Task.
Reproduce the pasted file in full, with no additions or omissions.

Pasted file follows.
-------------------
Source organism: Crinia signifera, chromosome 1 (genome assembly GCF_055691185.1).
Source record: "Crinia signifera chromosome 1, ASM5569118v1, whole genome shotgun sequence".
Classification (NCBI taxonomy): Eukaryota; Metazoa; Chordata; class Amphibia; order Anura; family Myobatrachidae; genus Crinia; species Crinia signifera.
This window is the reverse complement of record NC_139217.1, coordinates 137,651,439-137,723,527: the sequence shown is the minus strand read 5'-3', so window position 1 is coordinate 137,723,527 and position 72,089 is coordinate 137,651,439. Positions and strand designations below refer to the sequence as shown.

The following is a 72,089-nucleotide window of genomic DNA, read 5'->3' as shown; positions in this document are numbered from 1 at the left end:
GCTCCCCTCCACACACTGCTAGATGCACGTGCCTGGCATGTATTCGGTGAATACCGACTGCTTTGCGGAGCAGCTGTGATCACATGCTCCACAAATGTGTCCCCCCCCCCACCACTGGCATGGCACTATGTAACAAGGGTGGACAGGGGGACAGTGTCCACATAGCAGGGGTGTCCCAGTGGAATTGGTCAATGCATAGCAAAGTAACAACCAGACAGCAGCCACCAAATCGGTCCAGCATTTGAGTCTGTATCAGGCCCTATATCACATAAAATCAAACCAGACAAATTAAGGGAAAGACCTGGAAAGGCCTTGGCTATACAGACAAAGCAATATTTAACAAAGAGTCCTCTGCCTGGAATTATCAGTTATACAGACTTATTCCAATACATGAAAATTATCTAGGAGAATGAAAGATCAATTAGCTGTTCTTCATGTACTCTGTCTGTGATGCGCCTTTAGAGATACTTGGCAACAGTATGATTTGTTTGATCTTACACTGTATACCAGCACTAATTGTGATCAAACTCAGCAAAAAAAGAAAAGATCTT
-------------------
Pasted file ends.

Source organism: Crinia signifera, chromosome 1 (genome assembly GCF_055691185.1).
Source record: "Crinia signifera chromosome 1, ASM5569118v1, whole genome shotgun sequence".
Classification (NCBI taxonomy): Eukaryota; Metazoa; Chordata; class Amphibia; order Anura; family Myobatrachidae; genus Crinia; species Crinia signifera.
This window is the reverse complement of record NC_139217.1, coordinates 137,651,439-137,723,527: the sequence shown is the minus strand read 5'-3', so window position 1 is coordinate 137,723,527 and position 72,089 is coordinate 137,651,439. Positions and strand designations below refer to the sequence as shown.

The following is a 72,089-nucleotide window of genomic DNA, read 5'->3' as shown; positions in this document are numbered from 1 at the left end:
GCTCCCCTCCACACACTGCTAGATGCACGTGCCTGGCATGTATTCGGTGAATACCGACTGCTTTGCGGAGCAGCTGTGATCACATGCTCCACAAATGTGTCCCCCCCCCCACCACTGGCATGGCACTATGTAACAAGGGTGGACAGGGGGACAGTGTCCACATAGCAGGGGTGTCCCAGTGGAATTGGTCAATGCATAGCAAAGTAACAACCAGACAGCAGCCACCAAATCGGTCCAGCATTTGAGTCTGTATCAGGCCCTATATCACATAAAATCAAACCAGACAAATTAAGGGAAAGACCTGGAAAGGCCTTGGCTATACAGACAAAGCAATATTTAACAAAGAGTCCTCTGCCTGGAATTATCAGTTATACAGACTTATTCCAATACATGAAAATTATCTAGGAGAATGAAAGATCAATTAGCTGTTCTTCATGTACTCTGTCTGTGATGCGCCTTTAGAGATACTTGGCAACAGTATGATTTGTTTGATCTTACACTGTATACCAGCACTAATTGTGATCAAACTCAGCAAAAAAAGAAAAGATCTT